Sunday, October 21, 2012

Deadly Little Secret Review

Deadly Little Secret by Laurie Faria Stolarz

Until three months ago, everything about sixteen-year-old Camelia's life had been fairly ordinary: decent grades; an okay relationship with her parents; and a pretty cool part-time job at an art studio downtown. But when Ben, the mysterious new guy, starts junior year at her high school, Camelia's life becomes far from ordinary.

Rumored to be somehow responsible for his ex-girlfriend's accidental death, Ben is immediately ostracized by everyone on campus. Except for Camelia. She's reluctant to believe he's trouble, even when her friends try to convince her otherwise. Instead she's inexplicably drawn to Ben...and to his touch. But soon, Camelia is receiving eerie phone calls and strange packages with threatening notes. Ben insists she is in danger, and that he can help – but can he be trusted? She knows he's hiding something...but he's not the only one with a secret.

2.5 out of 5 stars

Deadly Little Secret is the first book in the Touch series. 

At the end of the school year, Camelia was saved from being run over by Ben. He disappeared before she could thank him and it has been on her mind ever since. When the new school year starts, he's there but he pretends that he's never seen her before. He refuses to even speak to her, despite the fact that they are lab partners. Then he has a miraculous turn around and tells her that she's in danger. Camelia is being stalked by someone who is getting more disturbing as time goes on. But is she in danger from him? There is a rumor that he killed his ex-girlfriend but got off on lack of evidence.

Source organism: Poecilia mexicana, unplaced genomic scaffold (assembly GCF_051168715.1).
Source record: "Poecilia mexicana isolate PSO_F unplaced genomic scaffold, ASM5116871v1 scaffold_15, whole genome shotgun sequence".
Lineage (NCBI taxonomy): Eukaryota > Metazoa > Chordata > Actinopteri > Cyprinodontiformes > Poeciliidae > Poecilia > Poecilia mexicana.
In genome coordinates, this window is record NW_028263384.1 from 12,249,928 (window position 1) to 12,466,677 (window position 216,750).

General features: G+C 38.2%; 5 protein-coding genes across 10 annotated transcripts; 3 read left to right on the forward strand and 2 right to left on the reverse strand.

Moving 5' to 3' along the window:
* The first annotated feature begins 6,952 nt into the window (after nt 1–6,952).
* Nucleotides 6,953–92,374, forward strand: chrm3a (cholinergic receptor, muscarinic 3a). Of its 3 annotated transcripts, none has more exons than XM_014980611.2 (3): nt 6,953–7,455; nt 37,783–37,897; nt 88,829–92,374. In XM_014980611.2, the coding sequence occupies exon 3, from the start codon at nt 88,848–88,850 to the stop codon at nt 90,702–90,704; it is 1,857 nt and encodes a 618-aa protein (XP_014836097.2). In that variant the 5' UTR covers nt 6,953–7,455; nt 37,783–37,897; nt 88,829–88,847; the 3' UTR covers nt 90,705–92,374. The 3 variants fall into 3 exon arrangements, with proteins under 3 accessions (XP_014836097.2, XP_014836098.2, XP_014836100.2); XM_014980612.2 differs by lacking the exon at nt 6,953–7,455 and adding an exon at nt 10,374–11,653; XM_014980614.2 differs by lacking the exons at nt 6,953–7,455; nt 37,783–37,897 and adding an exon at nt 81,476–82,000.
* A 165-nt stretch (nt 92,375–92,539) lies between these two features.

I am torn about Deadly Little Secret. I think the story itself was actually an interesting concept, but the execution wasn't wonderful. I liked the fact that the stalker had chapters from his point of view. I also wasn't 100% sure who it was until it was revealed, which was nice. The biggest problem for me was the characters.

I didn't hate Camelia, but she became increasingly stupid through the book. By the time she met her stalker, I didn't even feel bad for her. It's one thing if you don't involve your parents in your secret supernatural life, but if you have a stalker that ultimately threatens to kill you then you tell them. And this is where the parents fail as parents... they are too involved in their own problems to bother to talk to their daughter. Still, if your life is in danger, it trumps your mother's sister problems. The only time that I didn't think she was stupid was when she was actually in danger... I liked that part actually.

Ben was really weak- both as a character and as a love interest. He was like a really faded Edward. I hate being forced to make Twilight comparisons, but this book had at least two scenes and a couple general things that screamed "I got this from Twilight." Ben saves Camelia from being hit by a car in the parking lot at school. They are lab partners in Chemistry class, but he won't even look at her until he suddenly has a miraculous turn-around and is really interested in her. He is constantly lurking around her house. He is reluctant to get involved with her because he might hurt her. But Ben isn't even as interesting as Edward despite the "Did he or didn't he kill his ex?" question hanging over him. It was also never really clear if he was actually interested in Camelia or he just wanted to save her life.

The minor characters- Kimmie, Wes and her parents- were all a bunch of assholes. There is actually a point after Kimmie and Wes know that Camelia is being stalked that they complain that she's not thinking about their lives enough. Her parents basically ignore her because her mom is so upset that her sister is in the hospital that she won't get out of bed and her father can only hover over her mother.

I am not quite sure about how I really feel about Deadly Little Secret. I enjoyed the actual writing, but feel like the whole book progresses because of Camelia's stupidity. If she had handled being stalked in a sane and smart way, we wouldn't have most of this book. The touch aspect didn't really do much for the book except to push Ben into her life and give information off-screen for her to be saved. The more I think about the book, though, the more I feel it's below average.

*Picture and description from Goodreads

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